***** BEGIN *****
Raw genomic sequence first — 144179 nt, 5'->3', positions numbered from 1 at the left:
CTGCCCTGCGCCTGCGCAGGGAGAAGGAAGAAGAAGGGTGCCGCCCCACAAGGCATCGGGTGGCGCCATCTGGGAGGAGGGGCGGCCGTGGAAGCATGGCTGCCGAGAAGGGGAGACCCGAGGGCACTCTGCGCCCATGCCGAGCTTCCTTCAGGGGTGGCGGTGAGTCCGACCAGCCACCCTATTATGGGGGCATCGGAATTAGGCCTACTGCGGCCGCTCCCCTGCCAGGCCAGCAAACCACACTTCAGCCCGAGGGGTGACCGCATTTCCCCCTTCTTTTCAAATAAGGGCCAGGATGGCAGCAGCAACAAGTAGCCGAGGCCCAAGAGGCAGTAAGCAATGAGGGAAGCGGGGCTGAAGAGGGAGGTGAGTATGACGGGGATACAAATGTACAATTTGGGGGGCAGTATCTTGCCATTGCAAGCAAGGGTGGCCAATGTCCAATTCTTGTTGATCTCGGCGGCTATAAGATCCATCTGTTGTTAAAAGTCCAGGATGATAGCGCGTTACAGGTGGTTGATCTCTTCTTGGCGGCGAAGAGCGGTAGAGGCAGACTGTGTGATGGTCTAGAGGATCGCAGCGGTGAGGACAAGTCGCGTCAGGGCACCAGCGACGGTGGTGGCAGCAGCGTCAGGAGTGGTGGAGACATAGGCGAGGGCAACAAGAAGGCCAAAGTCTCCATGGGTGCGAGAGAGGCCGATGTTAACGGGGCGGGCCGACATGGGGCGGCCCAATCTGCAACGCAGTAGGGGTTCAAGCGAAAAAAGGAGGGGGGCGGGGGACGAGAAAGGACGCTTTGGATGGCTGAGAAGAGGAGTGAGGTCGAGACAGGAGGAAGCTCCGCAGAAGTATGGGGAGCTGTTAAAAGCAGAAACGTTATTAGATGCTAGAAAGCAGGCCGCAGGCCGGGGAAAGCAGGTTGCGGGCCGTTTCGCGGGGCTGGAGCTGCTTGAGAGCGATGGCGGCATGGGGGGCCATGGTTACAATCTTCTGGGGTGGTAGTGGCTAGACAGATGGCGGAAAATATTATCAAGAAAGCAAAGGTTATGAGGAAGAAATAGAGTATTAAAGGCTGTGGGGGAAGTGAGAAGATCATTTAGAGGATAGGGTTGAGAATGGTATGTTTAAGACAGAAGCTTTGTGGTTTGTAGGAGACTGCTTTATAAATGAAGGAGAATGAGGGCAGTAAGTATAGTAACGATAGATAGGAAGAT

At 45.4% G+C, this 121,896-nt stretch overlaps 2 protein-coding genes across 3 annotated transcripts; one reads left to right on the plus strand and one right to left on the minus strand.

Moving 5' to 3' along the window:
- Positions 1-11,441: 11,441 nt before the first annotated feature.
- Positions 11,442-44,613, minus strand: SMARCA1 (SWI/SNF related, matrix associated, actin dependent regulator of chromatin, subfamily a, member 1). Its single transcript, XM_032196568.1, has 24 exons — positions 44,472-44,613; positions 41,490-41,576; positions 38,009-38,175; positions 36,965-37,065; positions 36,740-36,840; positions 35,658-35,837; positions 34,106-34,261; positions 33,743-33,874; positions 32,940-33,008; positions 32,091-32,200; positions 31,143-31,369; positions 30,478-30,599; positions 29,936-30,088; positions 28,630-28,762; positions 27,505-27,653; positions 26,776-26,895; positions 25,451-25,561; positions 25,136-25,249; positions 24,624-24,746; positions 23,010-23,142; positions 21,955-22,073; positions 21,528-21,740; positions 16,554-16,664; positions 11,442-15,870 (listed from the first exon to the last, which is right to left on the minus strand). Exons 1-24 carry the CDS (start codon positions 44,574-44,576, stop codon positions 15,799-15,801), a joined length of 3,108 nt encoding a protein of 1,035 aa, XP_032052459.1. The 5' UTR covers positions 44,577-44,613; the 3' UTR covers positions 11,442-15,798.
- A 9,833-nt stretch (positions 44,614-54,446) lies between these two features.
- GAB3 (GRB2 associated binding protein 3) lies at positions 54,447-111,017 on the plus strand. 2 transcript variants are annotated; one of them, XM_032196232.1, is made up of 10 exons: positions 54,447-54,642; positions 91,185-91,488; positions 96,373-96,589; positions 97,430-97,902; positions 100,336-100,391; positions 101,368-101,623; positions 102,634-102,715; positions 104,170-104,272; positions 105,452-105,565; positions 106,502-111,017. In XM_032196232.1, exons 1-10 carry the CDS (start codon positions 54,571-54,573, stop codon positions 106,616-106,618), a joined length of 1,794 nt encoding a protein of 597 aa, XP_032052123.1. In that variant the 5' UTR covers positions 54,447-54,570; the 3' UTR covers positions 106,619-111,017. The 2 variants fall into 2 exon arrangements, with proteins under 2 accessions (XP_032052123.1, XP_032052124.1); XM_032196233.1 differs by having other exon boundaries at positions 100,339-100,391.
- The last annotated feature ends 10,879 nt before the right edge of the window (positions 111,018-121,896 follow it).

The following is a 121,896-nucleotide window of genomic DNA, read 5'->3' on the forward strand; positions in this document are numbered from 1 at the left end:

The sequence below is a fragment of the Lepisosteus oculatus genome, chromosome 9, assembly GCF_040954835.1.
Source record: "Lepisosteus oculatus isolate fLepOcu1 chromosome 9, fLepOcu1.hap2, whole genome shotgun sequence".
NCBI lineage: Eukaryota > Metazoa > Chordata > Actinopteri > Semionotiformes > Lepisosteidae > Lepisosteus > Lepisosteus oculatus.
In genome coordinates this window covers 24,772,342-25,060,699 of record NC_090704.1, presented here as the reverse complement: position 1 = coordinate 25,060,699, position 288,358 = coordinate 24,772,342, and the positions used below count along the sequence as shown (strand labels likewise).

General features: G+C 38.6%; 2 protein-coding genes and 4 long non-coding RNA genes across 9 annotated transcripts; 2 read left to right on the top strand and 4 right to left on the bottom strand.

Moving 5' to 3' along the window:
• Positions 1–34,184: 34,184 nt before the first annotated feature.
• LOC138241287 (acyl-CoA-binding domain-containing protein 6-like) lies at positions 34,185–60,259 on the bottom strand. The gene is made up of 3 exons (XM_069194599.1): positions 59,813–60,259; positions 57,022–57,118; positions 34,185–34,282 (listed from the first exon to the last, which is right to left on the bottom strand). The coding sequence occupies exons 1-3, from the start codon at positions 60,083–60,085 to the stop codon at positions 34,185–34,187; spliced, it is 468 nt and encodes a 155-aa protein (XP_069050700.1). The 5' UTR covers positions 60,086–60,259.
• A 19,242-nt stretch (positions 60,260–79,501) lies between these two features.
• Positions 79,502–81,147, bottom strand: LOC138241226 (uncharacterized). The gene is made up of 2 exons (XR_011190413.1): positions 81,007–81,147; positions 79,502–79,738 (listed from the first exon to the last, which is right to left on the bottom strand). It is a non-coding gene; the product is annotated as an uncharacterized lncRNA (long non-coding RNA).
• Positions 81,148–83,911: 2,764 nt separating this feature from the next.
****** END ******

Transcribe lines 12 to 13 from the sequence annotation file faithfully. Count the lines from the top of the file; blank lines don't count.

Source record: "Lepisosteus oculatus isolate fLepOcu1 chromosome 9, fLepOcu1.hap2, whole genome shotgun sequence".
NCBI lineage: Eukaryota > Metazoa > Chordata > Actinopteri > Semionotiformes > Lepisosteidae > Lepisosteus > Lepisosteus oculatus.